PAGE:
Ex-vice mayor, 2 cops guilty of kidnap-slays
Five people—including a former vice mayor in Cavite province and two former police officials—were found guilty of kidnapping and killing a businessman and his driver in June 2008.
A Pasay City court on Friday convicted former Dasmariñas Vice Mayor Victor Carungcong, spouses Chief Insp. Exequiel Cautiver and Chief Insp. Penelope Cautiver, Mariano “Spider” de Leon and Alejandrito Entrolizo, sentencing them to reclusion perpetua or at least 20 years in prison.
They were arrested and put on trial for the kidnapping and murder of retired pilot and businessman Demosthenes Cañete and his driver Allan Garay.
Carungcong was Canete’s brother-in-law. Exequiel Cautiver was then training director of the Philippine National Police Special Action Force (PNP-SAF) school in Sta. Rosa, Laguna, and a graduate of the PNP Academy Class of 1996. Entolizo, Cautiver’s cousin, was a barangay tanod (village watchman) of Bangkal, Makati City. De Leon was the gunman hired to kill the two victims.
“We’re relieved, to say the least,” Cañete’s daughter Joan told the Inquirer after hearing the verdict at the sala of Judge Eugenio de la Cruz of Pasay Regional Trial Court Branch 117.
“But our fight isn’t over. The decision could still be reversed; the case could go all the way up to the Supreme Court,” said Joan, a lawyer who became a member of the Movement for the Restoration for Peace and Order (MRPO), a group that assists families of kidnap victims and monitors the progress of their cases.
One suspect, PO1 Reniel Abogado, remains at large. A sixth accused, pedicab driver Gary Pateo, who was arrested for receiving the ransom money delivered by the Cañetes and handing it over to Entrolizo, was acquitted “on the ground of reasonable doubt,” the ruling said.
Fight over family business
The police said a fight over the control of a family-owned business in Cavite could be the motive behind the kidnapping and murder of the victims.
Investigators gathered that on June 27, 2008, the 67-year-old Cañete and the 26-year-old Garay failed to return home after visiting the business establishment at the Land Transportation Office (LTO) compound in Sabang, Dasmariñas.
According to Cañete’s wife, between the day of their disappearance and July 4, she received numerous calls demanding a P20-million ransom for their release. On two occasions, she was able to talk to Cañete, who told her that he was suffering (“hirap na hirap na”) and couldn’t take it anymore (“hindi ko na kaya”).
Cañete’s family managed to raise only P973,000 in ransom money, which the kidnappers accepted. The family and the police then set an entrapment operation in the wee hours of July 4, timed with the delivery of the ransom in Malibay, Pasay, resulting in the arrest of Entrolizo and Pateo.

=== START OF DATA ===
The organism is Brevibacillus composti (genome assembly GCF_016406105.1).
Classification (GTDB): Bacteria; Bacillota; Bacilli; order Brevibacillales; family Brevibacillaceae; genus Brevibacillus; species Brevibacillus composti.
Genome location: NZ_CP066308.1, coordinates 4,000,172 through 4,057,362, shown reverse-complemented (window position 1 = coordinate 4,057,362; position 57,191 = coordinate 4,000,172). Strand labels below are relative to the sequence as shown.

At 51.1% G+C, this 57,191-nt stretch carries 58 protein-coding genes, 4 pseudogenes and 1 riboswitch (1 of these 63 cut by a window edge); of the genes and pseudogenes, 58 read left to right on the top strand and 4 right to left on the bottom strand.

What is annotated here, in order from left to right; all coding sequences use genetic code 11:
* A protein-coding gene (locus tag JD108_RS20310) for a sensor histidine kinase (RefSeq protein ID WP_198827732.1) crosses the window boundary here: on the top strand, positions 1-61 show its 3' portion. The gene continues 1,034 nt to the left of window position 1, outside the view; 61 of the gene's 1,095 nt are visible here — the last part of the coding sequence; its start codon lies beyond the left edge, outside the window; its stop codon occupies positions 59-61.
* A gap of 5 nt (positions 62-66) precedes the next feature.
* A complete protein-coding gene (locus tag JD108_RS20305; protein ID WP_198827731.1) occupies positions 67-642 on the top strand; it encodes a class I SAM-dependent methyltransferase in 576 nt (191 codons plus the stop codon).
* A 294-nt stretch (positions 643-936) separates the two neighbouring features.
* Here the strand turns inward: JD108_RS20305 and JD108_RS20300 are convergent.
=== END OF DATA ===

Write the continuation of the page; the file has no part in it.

State witness from SAF
Carungcong and Exequiel Cautiver were also arrested later that day, followed by Penelope Cautiver on July 23.
A state witness, PO1 Ric Selga, who at the time was assigned to the SAF Training Camp, pointed to Carungcong and the Cautiver couple as the masterminds. He recalled overhearing a meeting wherein Carungcong asked Exequiel Cautiver to find him a hired gunman who could kill his brother-in-law.
Entrolizo also confirmed that it was the male Cautiver who ordered the ransom pickup.
De Leon was identified by Selga as the gun-for-hire who shot the two victims dead.
The body of Garay was found in a creek at Sapang Bakaw, Gaci compound in Valenzuela City while that of Cañete was recovered in July 2008 at the Porac Megadike area in Pampanga province. Both corpses were riddled with gunshot wounds.
After a series of follow-up operations, De Leon was arrested in Leyte province in 2010.
In Friday’s court decision, the five convicts were also ordered to pay Cañete’s family P50,000 as civil indemnity and P425,670 as reimbursement for burial expenses. For Garay’s family, it’s P50,000 for moral damages, P30,000 for exemplary damages, and P50,000 for civil indemnity.
The operations leading the arrests were handled mainly by a now-defunct PNP unit called Pacer (Police Anti-Crime and Emergency Response).
A call to Duterte admin
“While this is a reminder that there are still bad seeds in the [police] force, let this case also be a tribute to the policemen who worked hard and pursued the suspects, even if they were their colleagues,” said Teresita Ang See, MRPO founding chair.
Joan, however, admitted they were “saddened by the pace” of the case. “We diligently followed it up but it still took eight years. What if we didn’t have the resources? So many cases remain unresolved because of failure to prosecute, because it takes so long.”
“Let this serve as a call to the new administration: Our justice system badly needs an overhaul,” See stressed. With Inquirer Research
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